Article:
When the Be Inspired Cultural Arts camp operating at the University of Miami ended two weeks into the eight-week camp, everybody got left with their hands out, palms up.
Those included the kids, some of whom had enjoyed the camp even though they it was light on promised equipment. Also among the befuddled: parents suddenly bereft of summer daytime activities for their kids, plus camp staff and possibly even the camp’s landlord, the University of Miami.
Parents and camp director Lissette Ramos called campus police, sensing fraud.
Anybody who Googled the name of the camp coordinator, “Quinton Cox” and ”summer camp” might have been less surprised.
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That simple search, on the first page, reveals news stories and Better Business Bureau reports on other summer camps run by Memphis-based Cox that ended around the first official day of summer, not delivering promised programs and leaving early-paying parents frustrated and furious.
The police report written by UM campus police cited four parents who paid a total of $1,799.
“I’m out $400, but the money’s not the thing. He’s scamming the kids,” said Miami’s Elicio Aruelles.
Miami’s John Cavo said his 4-year-old daughter, “has been hanging out at home. We haven’t been able to come up with a plan. She’s kind of in limbo for what we’re going to do.”
According to the police report, Ramos said she hadn’t been paid nor had other staffers. The others refused to show up for work Monday. Left alone with the children already dropped off at a multi-use room near the Bank United Center basketball arena, Ramos had no choice but to declare the camp closed and phone parents to pick their kids up early.
Summers tend to end early at Cox’s camps, which also tend to ask for as much money up front as possible.
Two years ago, in Louisville, the Cox-coordinated Inspirational Keys Performing Arts Academy closed early, too. The Better Business Bureau fielded 49 complaints about Inspirational Keys camps. The BBB website states:
“BBB received a pattern of complaints from three states that include allegations that camps had not provided services as advertised, camps had been shut down abruptly, and promised refunds had not been received.”
Just 12 days after shutting down Inspirational Keys, the BBB notes, Cox received a new license under “Be Inspired Cultural Arts.”
Under the Be Inspired name, this year’s camps in Memphis, Houston, and Detroit paralleled the abrupt end in Coral Gables. Its website boasts of 11 locations for Be Inspired camps. The BBB website notes 14 complaints from five different states against Be Inspired.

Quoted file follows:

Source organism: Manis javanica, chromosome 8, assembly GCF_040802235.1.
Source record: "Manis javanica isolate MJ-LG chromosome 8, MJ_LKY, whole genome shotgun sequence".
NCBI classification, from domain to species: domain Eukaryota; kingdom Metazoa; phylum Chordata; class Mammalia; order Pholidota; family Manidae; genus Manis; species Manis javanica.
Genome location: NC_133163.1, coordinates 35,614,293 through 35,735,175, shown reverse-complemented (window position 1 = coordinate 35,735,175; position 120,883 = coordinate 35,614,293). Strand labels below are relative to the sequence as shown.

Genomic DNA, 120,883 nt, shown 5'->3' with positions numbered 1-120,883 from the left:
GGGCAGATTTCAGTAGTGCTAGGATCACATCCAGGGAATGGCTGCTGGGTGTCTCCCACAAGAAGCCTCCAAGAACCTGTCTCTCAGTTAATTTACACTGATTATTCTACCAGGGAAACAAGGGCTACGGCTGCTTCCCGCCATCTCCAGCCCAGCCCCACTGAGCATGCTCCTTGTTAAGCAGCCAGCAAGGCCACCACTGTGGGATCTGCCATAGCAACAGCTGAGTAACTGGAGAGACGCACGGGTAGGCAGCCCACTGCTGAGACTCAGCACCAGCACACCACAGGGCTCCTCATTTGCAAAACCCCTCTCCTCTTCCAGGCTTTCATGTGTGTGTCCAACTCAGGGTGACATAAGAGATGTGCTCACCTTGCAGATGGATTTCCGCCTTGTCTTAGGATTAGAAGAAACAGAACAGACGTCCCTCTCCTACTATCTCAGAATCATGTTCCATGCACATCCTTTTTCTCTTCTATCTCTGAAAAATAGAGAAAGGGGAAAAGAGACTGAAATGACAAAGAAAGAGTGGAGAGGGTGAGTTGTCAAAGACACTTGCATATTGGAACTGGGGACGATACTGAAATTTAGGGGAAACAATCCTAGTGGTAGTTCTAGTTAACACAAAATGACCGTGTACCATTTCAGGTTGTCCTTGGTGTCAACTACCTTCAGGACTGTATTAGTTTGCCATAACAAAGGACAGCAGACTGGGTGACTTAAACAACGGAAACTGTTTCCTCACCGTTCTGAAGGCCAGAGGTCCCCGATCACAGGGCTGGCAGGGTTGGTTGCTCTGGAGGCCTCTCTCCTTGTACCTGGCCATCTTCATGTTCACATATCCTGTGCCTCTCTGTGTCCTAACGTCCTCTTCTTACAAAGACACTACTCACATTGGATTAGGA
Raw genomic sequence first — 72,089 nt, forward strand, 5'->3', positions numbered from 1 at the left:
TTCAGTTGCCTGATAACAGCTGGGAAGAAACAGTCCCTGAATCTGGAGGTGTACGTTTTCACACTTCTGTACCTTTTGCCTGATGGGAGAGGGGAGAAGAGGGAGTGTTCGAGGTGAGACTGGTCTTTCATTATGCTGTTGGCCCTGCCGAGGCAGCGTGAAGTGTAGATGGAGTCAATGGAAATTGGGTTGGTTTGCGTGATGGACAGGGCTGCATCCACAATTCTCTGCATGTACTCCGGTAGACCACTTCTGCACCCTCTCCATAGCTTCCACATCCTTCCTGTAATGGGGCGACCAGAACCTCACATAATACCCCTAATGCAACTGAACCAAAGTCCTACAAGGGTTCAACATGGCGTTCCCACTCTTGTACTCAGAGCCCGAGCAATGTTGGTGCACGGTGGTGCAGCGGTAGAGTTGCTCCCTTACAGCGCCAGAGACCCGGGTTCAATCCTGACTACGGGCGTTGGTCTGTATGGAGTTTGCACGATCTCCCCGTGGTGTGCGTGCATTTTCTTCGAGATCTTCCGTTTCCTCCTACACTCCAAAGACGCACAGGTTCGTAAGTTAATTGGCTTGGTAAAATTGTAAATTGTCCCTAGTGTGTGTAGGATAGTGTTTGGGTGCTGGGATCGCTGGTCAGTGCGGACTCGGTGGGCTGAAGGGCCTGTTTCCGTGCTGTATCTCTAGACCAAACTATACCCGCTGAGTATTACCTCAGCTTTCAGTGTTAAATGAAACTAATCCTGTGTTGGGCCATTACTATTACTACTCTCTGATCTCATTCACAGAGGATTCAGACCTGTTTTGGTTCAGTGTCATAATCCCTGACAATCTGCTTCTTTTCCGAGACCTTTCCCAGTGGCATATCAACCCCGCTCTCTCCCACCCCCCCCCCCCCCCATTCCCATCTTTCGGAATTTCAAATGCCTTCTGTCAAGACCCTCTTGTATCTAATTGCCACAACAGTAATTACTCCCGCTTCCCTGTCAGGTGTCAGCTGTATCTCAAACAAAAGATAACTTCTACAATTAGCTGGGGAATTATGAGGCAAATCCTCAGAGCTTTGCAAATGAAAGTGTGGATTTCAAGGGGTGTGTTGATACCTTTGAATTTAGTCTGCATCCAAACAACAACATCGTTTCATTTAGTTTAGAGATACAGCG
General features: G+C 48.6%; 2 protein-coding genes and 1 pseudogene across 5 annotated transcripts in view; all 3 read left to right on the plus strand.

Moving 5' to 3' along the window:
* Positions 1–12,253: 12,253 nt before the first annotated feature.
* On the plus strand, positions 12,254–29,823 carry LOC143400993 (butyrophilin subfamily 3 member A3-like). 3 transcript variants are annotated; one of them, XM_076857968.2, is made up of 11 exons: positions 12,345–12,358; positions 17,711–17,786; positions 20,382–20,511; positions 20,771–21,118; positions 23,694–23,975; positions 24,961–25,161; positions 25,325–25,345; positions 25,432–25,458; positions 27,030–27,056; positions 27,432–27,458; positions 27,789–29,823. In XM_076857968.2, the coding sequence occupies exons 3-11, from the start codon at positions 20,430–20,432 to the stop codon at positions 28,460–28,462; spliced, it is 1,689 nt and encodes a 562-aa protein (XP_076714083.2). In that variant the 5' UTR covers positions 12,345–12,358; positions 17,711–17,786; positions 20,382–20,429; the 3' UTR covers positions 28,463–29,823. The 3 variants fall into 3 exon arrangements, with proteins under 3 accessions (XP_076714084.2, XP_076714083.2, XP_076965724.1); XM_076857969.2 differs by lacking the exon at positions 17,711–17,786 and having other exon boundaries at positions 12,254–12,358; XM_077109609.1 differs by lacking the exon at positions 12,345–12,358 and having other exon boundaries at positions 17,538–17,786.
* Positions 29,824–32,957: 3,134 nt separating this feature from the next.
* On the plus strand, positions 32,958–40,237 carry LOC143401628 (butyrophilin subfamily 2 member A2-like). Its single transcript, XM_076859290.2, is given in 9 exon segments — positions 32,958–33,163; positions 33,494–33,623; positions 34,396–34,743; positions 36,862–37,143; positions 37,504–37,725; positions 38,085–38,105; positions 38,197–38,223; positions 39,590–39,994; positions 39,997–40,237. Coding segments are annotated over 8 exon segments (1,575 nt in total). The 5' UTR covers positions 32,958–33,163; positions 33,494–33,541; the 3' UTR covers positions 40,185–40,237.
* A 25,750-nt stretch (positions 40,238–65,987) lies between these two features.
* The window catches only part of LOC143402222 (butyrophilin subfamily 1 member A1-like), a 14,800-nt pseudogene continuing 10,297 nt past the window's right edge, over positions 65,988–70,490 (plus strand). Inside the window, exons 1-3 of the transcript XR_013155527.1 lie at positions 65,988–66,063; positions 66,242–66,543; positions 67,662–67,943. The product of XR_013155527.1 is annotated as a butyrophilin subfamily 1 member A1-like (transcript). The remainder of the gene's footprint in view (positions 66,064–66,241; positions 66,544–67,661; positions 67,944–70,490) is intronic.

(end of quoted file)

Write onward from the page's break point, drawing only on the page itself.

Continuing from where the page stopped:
Also, BBB staff went to the company address that is still listed on the website, 1661 International Dr., Suite 400, in Memphis. No one was there.
Contacted by phone, Cox said he would have his attorneys e-mail a statement to The Herald. No such e-mail was received. All future phone calls to his cell phone went to a voice mail for Inspirational Keys. The voice mail greeting was updated late this week to the Be Inspired name.
Cox has a series of minor vehicle violations in Memphis’ Shelby County as well as a foreclosure notice on a house in 2013.
Aruelles noted that Cox tends to place his camps at colleges — Houston camp at Rice University, the Memphis camp at University of Memphis, Philadelphia camps at LaSalle and Holy Family — thus presenting to parents a patina of stability, even though the camps aren’t directly affiliated with the schools. That appealed to Aruelles after his daughter’s 2014 summer camp didn’t notice she broke her arm one day.
The University of Miami didn’t wish to comment at this time on the Be Inspired camp.
Miami-Dade Public Schools provided breakfast and lunch for the camp under the USDA’s Summer Meals for Children Program, in cooperation with the Florida Department of Agriculture. Some parents learned of the camp via fliers picked up in their children’s schools.
“The school district has not endorsed any camps run by independent organizations,” district spokesman John Schuster said.
Aurelles said he got poor vibes from the camp’s meet-and-greet in May. Cox attended.
“I felt like I was on Shark Tank,” Aurelles said, referring to the TV show in which hopeful entrepreneurs pitch ideas for funding. “He never talked about what the camp was going to do. All he cared about was money.”
Once camp started, the academics Aurelles wanted weren’t taught. Cavo said the piano promised as part of the arts curriculum wasn’t there. Both complimented Ramos for doing all she could to keep the camp going despite a lack of promised supplies.
Cavo said it definitely changed the way he’ll approach summer camps in the future.
“I’ll do more homework, look up Better Business Bureau reviews, do my own research,” he said. “I would’ve never in a million years thought that I’d have to do that.”